Springer Online Journal Archives 1860-2000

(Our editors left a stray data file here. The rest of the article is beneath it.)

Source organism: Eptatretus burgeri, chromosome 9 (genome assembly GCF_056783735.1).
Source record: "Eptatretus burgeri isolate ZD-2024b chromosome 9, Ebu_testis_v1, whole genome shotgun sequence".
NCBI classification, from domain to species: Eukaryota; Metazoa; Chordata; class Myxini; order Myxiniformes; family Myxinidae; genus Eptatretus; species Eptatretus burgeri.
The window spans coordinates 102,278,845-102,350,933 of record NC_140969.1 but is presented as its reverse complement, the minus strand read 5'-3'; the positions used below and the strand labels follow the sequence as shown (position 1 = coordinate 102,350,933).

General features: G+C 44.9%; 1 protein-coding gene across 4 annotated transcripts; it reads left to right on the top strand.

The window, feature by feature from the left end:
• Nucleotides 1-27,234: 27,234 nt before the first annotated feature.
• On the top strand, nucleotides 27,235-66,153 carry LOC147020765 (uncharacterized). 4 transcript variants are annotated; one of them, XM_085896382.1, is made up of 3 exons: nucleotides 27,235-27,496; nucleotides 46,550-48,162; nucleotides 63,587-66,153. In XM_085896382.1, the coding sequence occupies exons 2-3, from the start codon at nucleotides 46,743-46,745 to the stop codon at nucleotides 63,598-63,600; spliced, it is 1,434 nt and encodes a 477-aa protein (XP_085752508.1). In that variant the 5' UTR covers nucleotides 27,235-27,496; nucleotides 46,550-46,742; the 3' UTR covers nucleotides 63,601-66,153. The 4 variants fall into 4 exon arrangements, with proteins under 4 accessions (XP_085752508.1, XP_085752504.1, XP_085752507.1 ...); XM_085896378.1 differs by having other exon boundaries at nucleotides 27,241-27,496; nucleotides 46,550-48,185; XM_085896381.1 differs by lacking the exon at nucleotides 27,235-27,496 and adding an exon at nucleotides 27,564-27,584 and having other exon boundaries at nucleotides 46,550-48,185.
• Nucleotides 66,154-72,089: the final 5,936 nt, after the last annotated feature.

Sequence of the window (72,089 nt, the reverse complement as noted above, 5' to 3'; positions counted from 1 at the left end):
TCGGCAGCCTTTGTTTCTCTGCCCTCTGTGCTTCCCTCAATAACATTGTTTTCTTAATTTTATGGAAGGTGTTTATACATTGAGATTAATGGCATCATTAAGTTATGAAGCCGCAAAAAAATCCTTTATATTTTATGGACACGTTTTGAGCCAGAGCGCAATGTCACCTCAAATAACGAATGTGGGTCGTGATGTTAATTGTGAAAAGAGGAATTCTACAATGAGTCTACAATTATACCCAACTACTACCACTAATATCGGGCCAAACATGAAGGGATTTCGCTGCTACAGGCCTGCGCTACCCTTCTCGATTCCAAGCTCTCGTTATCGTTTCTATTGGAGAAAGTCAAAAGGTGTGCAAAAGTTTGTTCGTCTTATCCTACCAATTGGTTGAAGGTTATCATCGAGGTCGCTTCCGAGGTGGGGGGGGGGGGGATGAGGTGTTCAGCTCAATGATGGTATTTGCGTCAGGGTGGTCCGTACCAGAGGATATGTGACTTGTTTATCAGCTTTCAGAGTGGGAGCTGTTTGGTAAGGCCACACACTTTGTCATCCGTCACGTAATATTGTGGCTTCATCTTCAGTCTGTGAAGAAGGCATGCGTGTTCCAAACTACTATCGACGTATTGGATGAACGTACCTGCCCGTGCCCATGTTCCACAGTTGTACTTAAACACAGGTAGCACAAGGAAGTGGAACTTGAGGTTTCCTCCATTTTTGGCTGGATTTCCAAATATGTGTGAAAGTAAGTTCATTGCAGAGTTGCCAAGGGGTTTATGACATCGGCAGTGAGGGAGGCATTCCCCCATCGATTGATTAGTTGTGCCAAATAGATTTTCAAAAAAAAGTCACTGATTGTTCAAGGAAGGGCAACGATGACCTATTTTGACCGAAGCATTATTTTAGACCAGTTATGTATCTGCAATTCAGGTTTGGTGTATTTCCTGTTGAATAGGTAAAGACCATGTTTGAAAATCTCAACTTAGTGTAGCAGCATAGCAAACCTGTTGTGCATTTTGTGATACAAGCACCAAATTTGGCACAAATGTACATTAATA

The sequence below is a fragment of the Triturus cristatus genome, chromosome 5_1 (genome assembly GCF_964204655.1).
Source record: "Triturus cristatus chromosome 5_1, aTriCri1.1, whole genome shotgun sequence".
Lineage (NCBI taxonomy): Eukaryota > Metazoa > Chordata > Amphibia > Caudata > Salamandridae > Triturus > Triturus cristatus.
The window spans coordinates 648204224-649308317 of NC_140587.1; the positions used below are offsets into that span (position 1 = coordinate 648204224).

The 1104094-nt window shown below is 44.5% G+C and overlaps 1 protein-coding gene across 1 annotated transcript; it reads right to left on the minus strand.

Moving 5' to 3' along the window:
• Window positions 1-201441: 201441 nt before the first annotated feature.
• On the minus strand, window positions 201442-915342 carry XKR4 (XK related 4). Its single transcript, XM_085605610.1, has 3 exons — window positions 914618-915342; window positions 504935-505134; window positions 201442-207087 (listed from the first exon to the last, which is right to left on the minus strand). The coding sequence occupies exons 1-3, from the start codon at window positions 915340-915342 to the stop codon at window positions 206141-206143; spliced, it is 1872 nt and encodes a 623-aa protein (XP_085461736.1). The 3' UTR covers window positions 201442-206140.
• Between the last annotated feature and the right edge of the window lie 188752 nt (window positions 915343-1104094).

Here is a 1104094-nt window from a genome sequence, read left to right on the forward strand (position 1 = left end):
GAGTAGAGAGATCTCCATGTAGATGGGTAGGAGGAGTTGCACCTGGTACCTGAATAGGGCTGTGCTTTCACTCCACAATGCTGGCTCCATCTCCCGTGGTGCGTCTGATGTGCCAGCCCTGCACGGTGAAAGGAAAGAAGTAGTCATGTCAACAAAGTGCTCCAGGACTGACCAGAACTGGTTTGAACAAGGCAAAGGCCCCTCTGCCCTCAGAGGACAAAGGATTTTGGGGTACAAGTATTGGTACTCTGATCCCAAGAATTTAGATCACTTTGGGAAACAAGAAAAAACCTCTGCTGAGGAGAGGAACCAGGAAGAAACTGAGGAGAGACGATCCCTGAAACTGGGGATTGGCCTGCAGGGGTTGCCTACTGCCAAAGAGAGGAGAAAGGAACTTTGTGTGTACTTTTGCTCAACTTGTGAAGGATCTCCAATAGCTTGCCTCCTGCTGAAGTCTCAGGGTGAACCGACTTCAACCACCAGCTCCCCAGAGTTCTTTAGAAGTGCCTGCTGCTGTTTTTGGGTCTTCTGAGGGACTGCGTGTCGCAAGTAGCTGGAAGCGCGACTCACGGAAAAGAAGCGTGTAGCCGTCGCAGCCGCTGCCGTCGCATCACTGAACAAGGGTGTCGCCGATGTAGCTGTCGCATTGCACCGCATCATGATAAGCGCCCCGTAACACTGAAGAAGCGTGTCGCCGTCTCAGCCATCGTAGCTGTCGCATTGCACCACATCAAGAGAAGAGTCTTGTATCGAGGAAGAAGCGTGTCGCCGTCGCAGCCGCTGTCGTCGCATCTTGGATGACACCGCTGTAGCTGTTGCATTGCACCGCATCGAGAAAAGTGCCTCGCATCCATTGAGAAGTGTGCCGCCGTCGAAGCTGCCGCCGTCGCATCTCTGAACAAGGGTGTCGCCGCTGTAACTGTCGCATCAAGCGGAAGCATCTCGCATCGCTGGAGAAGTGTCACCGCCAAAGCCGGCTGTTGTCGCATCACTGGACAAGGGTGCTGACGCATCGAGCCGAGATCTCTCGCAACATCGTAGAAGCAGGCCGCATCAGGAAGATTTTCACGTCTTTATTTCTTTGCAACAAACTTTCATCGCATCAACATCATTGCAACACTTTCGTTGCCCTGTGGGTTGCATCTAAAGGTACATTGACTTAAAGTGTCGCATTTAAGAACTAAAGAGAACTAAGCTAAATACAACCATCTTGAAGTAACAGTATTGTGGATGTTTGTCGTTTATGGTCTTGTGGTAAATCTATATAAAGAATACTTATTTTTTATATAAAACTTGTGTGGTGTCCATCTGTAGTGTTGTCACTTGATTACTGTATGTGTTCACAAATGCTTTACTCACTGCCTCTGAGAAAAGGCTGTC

Abstract The release of the neurotransmitter, glutamate, and the activation of receptor operated calcium channels, may increase the degree of damage in ischemic brain tissue. Inhibition of excitatory neurotransmitters should therefore result in cytoprotection of ischemic brain tissue. In this study we evaluated the effect of baclofen, an inhibitor of presynaptic glutamate release, on ischemic gerbil cortex, hippocampus (CA 1 and CA4), striatum and thalamus. Histological evaluation was done in a blind manner in 4 groups (total 36 animals): a control group (9 animals) and three groups (27 animals) with varying doses of baclofen. For cerebral ischemia, we used single episode of five minutes of arterial occlusion of the carotid arteries. Baclofen in doses of 0, 25, 50, and 100 mg/kg were given to different groups five minutes prior to ischemic insult. This was followed by intraperitoneal injections given 24 and 48 hours after the initial insult. Statistically significant histological cytoprotection was demonstrated. Doses of 25 mg/kg appeared to demonstrate significant protection of the cortex (p=0.0002), the CA1 and CA4 regions of the hippocampus (p=0.0004 and 0.0001) respectively. At a dose of 50 mg/kg, significant cytoprotection was demonstrated at the hippocampus (CA1 and CA4 regions), in particular at the CA4 region (p=0.0029). The 100 mg/kg dose appeared to have most significant protection at the CA1 and CA4 regions of the hippocampus (both p=0.0001), striatum (p=0.0011), and the thalamus (p=0.0008). All statistical comparisons were done using non-parametric tests (Mann-Whitney U test). Our study demonstrates that baclofen is cytoprotective to ischemic neuronal cells, especially in the hippocampus. Clinically this may be beneficial to those patients with strokes or head injuries.
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